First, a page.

PNG was the first country in the world to submit its Nationally Determined Contributions under the 2015 Paris Agreement. This built on strong domestic policies, targets and a policy platform to achieve carbon neutrality by 2050.
Consistent with such commitments the Government is progressing action that will deliver a foundation for a more climate ready national development pathway.
Hon. Soroi Eoe, former Minister for Foreign Affairs and Trade on behalf of the Prime Minister of Papua New Guinea Hon. James Marape, in his address at the 74th General Assembly of the United Nations said, “we take seriously the importance of being a party to the Paris Agreement by taking necessary measures domestically and globally.”
But PNG cannot achieve this on its own. Government action must be coordinated under a whole-of-government approach. The support of traditional development partners such as the United Nations is critical. As important will be the support of other development partners including bilateral partners, international financial institutions, civil society and the private sector. They share experiences, expertise and resources, all of which are necessary if we are to successfully address climate change.
United Nations partnership with the Government of PNG
The United Nations, as a key development partner, is providing technical and financial support to Government and the people of PNG to improve their livelihoods, boost greener economic growth and most importantly, help fight the adverse impacts of climate change. The United Nations assisted the Government develop a national approach to helping maintain and sustainably manage its forests. This has supported PNG to deliver results under the global mechanism on Reducing Emissions from Deforestation and Forest Degradation (REDD+).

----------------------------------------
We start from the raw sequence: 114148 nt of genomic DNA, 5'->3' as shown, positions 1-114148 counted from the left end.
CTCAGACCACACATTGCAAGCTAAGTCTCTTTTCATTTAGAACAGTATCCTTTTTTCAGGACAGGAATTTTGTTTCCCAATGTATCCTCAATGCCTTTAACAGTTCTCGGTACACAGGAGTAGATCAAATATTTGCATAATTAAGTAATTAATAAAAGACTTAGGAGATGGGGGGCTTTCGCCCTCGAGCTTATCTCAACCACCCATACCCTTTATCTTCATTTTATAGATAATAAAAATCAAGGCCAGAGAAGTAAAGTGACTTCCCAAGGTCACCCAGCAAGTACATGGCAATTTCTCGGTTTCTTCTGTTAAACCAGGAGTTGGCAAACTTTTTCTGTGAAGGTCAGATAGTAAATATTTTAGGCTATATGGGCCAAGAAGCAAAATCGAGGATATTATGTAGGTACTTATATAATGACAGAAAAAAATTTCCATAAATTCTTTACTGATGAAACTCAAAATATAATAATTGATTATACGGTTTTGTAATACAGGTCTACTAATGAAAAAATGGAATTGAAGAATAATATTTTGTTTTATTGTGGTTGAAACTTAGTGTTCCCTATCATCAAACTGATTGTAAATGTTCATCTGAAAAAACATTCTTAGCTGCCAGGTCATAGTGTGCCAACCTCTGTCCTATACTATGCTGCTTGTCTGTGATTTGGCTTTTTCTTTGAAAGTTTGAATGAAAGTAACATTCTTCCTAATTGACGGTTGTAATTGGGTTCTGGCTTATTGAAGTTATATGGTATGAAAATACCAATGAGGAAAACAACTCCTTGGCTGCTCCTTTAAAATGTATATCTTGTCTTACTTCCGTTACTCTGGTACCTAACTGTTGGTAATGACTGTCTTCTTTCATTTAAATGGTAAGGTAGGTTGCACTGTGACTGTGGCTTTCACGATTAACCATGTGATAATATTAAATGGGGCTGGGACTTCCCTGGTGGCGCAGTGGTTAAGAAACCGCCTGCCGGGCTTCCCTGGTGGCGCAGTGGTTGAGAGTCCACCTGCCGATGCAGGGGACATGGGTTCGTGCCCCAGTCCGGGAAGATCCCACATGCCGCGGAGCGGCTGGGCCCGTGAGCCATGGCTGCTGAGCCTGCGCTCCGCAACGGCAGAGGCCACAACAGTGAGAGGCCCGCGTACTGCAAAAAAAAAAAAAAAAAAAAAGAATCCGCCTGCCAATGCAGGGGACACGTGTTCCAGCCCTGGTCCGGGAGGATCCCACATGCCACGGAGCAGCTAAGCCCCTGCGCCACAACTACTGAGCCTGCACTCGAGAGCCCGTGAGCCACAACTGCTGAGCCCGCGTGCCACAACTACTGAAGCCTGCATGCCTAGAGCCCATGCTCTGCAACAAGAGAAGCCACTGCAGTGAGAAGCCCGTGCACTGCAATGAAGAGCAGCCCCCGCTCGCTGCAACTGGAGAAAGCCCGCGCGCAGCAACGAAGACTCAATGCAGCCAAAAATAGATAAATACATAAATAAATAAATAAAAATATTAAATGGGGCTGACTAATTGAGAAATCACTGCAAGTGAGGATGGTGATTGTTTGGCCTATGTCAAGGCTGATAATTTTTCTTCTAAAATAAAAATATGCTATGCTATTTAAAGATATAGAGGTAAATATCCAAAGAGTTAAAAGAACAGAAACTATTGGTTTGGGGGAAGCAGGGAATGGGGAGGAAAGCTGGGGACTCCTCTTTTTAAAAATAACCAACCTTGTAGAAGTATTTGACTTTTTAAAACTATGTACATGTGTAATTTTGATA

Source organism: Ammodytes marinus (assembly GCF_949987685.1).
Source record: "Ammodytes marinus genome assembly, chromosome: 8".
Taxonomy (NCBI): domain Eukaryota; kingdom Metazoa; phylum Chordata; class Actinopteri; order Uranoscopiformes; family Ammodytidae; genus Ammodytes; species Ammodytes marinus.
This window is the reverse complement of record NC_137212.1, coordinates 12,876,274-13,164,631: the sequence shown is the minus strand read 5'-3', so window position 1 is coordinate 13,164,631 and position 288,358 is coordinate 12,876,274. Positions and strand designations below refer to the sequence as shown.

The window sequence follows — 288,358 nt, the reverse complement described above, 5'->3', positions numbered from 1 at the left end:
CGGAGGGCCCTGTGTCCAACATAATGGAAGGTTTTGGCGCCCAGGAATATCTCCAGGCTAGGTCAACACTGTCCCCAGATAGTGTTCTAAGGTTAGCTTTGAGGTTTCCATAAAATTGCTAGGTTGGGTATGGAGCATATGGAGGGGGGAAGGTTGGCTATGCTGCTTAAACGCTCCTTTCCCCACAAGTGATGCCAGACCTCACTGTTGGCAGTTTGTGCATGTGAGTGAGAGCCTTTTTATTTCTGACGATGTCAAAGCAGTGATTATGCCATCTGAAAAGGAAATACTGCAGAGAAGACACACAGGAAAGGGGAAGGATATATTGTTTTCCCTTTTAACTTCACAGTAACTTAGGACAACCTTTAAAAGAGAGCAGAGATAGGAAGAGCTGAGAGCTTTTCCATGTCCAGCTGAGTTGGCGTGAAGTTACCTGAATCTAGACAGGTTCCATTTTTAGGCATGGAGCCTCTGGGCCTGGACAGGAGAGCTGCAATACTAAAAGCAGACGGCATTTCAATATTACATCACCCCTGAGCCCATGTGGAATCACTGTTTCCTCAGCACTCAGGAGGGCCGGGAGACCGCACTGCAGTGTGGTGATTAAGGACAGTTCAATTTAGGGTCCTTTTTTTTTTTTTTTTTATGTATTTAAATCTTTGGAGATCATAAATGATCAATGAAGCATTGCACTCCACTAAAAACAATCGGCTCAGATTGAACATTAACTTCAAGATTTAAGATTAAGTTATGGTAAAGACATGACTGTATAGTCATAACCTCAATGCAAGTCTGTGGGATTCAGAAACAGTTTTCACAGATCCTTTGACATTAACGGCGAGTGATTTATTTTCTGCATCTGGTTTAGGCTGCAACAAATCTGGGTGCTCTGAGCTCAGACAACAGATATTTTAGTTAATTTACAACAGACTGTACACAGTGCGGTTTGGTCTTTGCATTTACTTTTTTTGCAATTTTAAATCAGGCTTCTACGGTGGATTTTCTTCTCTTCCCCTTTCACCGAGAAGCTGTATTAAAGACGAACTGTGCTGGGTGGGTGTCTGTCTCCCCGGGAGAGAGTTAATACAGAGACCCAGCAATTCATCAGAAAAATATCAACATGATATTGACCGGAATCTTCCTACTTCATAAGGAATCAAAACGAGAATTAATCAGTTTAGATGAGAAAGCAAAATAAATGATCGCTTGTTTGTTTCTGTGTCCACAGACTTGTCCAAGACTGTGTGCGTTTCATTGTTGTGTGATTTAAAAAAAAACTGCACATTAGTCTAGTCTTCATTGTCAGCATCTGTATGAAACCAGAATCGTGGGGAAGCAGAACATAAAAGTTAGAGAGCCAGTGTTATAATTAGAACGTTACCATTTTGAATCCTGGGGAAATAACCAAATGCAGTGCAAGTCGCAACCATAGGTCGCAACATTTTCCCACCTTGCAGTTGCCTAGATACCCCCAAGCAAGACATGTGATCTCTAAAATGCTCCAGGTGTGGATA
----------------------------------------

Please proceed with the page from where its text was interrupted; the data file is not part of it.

Through this partnership, the United Nations has been able to integrate climate considerations as a first principle in its development programming. This is building resilience and capacities to respond to the impacts of climate change on a range of sectors, among them agriculture, forestry, natural resource management, conservation, energy, health and education.
To support this process, the United Nations Development Programme assisted Government develop a Climate Action Roadmap. At its centre was SDG 13. The Road Map not only sets out a pathway for action but also highlights the need for an integrated approach to addressing climate change. The plan presents 30 actions that PNG should pursue to ensure it is able to not only adapt to climate change but manage it emissions while growing its economy and protecting its people. As the UN Secretary-General António Guterres has rightly stated, climate change is, “the defining threat of our time.” The United Nations recognises that climate change is everyone’s business and calls for continued action to honour commitments, such as those made under the Paris Agreement, to build the basis of sustainable growth that reduces emissions and allow PNG’s Government and its people to meet their development aspirations.
Gianluca Rampolla is the United Nations Resident Coordinator in Papua New Guinea.
Dirk Wagener is the Resident Representative of the United Nations Development Programme in Papua New Guinea.